Leaders are motivators.
They are the people who set the standards of the ministry and encourage everyone to follow them. You can develop leadership skills through training and seminars, but one thing you need to learn on your own can motivate and influence others. The ability to motivate others is not an overnight success. It requires practice and experience, and it is something you have to keep doing every day to be effective. There are a four things that can get you started on the right path. Just consider the following tips:
1. Set Clear Goals
Having a clear purpose is very important. People do not like working if they do not have a clear understanding of the vision. By setting goals and giving meaning to everything you ask your team members to do you are driving them forward. Of course, you simply cannot set any goal for them to chase. The objectives you set have to be rewarding and beneficial for the individual as much as it is for the entire company.
2. Believe in Your People
If you want to motivate others, you need to make them feel important. People feel useless and unmotivated to work when they picture themselves only as a part of a group. By delegating responsibilities, you are raising their self-esteem and making them feel valuable and important for the success of a project. It also lets them realize that their job is essential to the success of a certain project, and if they don’t perform, they could cause the whole thing to fail. When they understand this, they will be more willing to work harder.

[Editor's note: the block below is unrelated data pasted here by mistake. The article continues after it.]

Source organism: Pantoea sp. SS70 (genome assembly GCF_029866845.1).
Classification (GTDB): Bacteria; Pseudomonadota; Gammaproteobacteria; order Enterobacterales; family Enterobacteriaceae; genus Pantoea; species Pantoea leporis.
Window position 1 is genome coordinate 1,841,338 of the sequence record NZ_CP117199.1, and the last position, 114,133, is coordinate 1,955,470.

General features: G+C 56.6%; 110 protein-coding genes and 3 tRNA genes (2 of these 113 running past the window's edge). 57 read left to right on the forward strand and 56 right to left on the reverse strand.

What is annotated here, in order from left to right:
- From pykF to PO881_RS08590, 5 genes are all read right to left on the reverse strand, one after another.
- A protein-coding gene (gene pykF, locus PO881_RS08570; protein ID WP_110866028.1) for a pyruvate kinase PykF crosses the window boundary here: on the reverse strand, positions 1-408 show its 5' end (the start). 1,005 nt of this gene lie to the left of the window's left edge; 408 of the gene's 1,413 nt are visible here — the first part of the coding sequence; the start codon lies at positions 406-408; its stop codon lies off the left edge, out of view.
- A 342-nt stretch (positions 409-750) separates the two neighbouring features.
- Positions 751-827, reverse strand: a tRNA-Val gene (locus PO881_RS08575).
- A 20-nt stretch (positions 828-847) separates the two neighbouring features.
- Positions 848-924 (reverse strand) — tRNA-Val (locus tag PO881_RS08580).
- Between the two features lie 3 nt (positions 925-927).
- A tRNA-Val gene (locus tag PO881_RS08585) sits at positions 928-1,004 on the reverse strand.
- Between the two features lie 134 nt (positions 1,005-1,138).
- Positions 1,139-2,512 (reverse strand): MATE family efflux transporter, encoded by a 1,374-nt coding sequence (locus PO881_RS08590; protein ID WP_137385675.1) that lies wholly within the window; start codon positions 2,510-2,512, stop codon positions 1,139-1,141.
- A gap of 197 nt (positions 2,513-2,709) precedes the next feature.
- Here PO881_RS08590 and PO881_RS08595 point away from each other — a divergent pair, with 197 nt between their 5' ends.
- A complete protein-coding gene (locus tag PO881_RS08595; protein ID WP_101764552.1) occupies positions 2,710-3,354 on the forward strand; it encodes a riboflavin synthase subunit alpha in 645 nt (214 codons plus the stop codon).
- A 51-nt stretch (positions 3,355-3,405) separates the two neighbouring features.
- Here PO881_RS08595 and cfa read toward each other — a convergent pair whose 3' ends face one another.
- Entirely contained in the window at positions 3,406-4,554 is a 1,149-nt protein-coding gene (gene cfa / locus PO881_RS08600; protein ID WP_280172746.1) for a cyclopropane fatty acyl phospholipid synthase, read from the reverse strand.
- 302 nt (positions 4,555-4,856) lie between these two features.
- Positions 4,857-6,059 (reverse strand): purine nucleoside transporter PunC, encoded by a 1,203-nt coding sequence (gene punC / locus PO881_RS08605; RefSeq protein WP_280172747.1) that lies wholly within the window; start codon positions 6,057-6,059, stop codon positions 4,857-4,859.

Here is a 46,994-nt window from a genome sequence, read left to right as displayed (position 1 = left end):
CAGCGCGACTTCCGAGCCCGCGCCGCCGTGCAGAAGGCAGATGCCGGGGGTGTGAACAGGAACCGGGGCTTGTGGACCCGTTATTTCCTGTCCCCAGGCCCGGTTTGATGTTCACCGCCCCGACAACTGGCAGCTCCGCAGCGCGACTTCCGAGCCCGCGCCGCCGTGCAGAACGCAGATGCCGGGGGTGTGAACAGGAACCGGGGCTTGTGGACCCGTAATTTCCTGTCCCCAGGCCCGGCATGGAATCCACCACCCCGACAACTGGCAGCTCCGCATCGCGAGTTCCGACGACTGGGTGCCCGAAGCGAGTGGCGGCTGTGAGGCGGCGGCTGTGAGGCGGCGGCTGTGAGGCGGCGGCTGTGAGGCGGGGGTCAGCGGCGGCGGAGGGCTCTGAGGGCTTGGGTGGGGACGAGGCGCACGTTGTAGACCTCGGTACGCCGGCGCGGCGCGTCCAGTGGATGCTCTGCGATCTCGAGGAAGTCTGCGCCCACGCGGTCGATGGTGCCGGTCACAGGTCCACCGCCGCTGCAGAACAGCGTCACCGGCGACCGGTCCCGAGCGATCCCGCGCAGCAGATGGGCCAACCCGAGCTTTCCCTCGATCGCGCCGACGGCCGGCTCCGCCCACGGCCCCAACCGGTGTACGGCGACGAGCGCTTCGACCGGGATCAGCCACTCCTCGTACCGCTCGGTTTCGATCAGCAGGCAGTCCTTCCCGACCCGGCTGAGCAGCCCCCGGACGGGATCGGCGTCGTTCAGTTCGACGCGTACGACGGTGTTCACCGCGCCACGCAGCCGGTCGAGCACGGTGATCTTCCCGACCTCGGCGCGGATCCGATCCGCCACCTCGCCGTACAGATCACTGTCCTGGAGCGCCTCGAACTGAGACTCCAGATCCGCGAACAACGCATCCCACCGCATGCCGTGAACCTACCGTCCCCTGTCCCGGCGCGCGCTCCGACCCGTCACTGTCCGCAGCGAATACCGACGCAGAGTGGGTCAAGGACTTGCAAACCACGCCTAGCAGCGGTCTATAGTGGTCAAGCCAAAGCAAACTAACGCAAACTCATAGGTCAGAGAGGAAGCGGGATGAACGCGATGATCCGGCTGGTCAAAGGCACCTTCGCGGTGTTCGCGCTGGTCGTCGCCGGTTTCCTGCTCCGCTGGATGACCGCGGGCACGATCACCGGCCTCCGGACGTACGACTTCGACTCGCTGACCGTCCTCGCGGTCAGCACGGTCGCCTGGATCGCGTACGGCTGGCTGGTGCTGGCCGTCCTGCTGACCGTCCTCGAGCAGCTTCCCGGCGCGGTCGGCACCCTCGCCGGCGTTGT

3. Listen to What They Have to Say
Although you are the leader, it does not mean you cannot let your workers feel like they have a say on things. People are motivated when they know that their opinions count. Listen to their suggestions, complaints, problems, and praises. Allowing them to have a voice in the team will make them feel that they matter. People are driven to work when they know they are considered significant and valuable. It also takes away some of the pent up feelings and frustrations they might have about their job.
4. Know When to Use Extrinsic and Intrinsic Motivation
Extrinsic motivation is when you give your staff either rewards or punishments. You could say they’ll get time off if the ministry project is complete ahead of schedule or punish them by saying there will be no time off because of the ministry project is not complete. Intrinsic motivation is when you can influence people to become self-motivated. Today intrinsic motivation is a lost art in ministry. In short, they are motivated to do things efficiently because they feel good and significant. You will need to determine which type of motivation will work best for a particular ministry situation.